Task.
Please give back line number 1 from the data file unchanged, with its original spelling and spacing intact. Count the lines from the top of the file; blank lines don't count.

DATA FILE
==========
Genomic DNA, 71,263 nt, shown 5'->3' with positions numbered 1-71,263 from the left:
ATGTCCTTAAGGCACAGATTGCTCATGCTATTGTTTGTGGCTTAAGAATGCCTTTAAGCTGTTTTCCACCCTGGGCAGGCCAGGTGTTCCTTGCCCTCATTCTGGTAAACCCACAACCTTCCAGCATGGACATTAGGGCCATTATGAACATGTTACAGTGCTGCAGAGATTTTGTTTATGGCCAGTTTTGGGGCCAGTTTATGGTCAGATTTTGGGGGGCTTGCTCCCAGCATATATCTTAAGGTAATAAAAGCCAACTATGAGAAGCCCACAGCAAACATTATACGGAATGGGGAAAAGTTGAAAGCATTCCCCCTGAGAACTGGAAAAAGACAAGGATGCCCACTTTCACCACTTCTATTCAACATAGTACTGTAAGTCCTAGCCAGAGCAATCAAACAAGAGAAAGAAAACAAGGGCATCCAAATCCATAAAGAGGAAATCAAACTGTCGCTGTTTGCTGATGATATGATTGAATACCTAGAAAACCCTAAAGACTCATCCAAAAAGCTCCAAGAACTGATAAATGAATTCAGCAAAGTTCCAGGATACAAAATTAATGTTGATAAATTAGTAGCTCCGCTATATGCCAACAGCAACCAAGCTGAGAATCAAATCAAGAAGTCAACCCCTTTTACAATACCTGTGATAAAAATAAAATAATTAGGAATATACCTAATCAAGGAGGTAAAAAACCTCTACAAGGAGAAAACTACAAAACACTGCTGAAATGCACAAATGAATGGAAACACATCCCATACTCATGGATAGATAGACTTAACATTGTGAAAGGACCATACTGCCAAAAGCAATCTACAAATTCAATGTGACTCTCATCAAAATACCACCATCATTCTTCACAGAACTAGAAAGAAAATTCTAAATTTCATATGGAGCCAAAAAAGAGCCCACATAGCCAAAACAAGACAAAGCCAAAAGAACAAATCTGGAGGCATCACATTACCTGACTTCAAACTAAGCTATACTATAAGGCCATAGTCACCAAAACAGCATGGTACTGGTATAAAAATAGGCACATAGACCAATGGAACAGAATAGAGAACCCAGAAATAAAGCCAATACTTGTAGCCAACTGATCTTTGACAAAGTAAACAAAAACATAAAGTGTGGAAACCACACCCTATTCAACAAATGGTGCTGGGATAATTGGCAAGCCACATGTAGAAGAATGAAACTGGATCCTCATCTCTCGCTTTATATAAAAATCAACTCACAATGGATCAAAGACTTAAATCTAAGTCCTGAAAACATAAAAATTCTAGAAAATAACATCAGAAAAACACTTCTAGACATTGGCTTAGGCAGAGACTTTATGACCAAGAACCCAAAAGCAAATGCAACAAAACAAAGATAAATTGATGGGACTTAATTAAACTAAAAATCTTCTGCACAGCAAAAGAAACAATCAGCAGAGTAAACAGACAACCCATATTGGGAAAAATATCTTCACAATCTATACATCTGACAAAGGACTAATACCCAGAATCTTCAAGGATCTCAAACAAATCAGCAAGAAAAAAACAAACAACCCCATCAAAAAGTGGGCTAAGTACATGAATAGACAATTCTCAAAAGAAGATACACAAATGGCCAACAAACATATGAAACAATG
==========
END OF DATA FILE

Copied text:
Genomic DNA, 71,263 nt, shown 5'->3' with positions numbered 1-71,263 from the left: